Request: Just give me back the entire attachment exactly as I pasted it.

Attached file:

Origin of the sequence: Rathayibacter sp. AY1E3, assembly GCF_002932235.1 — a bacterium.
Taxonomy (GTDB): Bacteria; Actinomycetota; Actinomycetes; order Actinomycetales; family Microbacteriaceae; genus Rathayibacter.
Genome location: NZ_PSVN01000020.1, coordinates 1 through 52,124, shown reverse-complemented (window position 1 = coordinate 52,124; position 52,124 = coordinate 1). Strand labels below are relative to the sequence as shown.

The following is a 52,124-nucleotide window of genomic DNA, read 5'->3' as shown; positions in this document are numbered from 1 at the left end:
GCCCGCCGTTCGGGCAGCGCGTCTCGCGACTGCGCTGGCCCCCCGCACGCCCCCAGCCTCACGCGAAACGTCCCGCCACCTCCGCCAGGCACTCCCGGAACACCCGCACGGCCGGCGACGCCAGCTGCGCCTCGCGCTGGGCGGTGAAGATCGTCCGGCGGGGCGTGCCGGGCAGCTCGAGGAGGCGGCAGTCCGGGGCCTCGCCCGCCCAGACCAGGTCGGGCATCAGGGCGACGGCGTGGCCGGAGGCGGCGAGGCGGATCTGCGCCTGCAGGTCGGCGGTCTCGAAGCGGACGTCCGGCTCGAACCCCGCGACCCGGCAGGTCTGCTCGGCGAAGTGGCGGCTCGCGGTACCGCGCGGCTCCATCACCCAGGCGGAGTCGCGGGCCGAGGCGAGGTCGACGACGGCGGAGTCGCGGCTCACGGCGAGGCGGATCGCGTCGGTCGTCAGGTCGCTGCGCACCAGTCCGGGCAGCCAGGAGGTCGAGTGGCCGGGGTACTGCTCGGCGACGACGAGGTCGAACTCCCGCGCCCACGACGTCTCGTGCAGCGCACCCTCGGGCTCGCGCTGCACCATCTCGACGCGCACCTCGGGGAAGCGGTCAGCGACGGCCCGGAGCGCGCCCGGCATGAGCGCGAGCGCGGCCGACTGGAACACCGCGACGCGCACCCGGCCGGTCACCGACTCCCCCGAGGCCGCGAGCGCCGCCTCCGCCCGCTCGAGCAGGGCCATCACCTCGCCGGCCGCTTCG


Origin of the sequence: Rathayibacter sp. AY1E3, assembly GCF_002932235.1 — a bacterium.
Taxonomy (GTDB): Bacteria; Actinomycetota; Actinomycetes; order Actinomycetales; family Microbacteriaceae; genus Rathayibacter.
Genome location: NZ_PSVN01000020.1, coordinates 1 through 52,124, shown reverse-complemented (window position 1 = coordinate 52,124; position 52,124 = coordinate 1). Strand labels below are relative to the sequence as shown.

The following is a 52,124-nucleotide window of genomic DNA, read 5'->3' as shown; positions in this document are numbered from 1 at the left end:
GCCCGCCGTTCGGGCAGCGCGTCTCGCGACTGCGCTGGCCCCCCGCACGCCCCCAGCCTCACGCGAAACGTCCCGCCACCTCCGCCAGGCACTCCCGGAACACCCGCACGGCCGGCGACGCCAGCTGCGCCTCGCGCTGGGCGGTGAAGATCGTCCGGCGGGGCGTGCCGGGCAGCTCGAGGAGGCGGCAGTCCGGGGCCTCGCCCGCCCAGACCAGGTCGGGCATCAGGGCGACGGCGTGGCCGGAGGCGGCGAGGCGGATCTGCGCCTGCAGGTCGGCGGTCTCGAAGCGGACGTCCGGCTCGAACCCCGCGACCCGGCAGGTCTGCTCGGCGAAGTGGCGGCTCGCGGTACCGCGCGGCTCCATCACCCAGGCGGAGTCGCGGGCCGAGGCGAGGTCGACGACGGCGGAGTCGCGGCTCACGGCGAGGCGGATCGCGTCGGTCGTCAGGTCGCTGCGCACCAGTCCGGGCAGCCAGGAGGTCGAGTGGCCGGGGTACTGCTCGGCGACGACGAGGTCGAACTCCCGCGCCCACGACGTCTCGTGCAGCGCACCCTCGGGCTCGCGCTGCACCATCTCGACGCGCACCTCGGGGAAGCGGTCAGCGACGGCCCGGAGCGCGCCCGGCATGAGCGCGAGCGCGGCCGACTGGAACACCGCGACGCGCACCCGGCCGGTCACCGACTCCCCCGAGGCCGCGAGCGCCGCCTCCGCCCGCTCGAGCAGGGCCATCACCTCGCCGGCCGCTTCG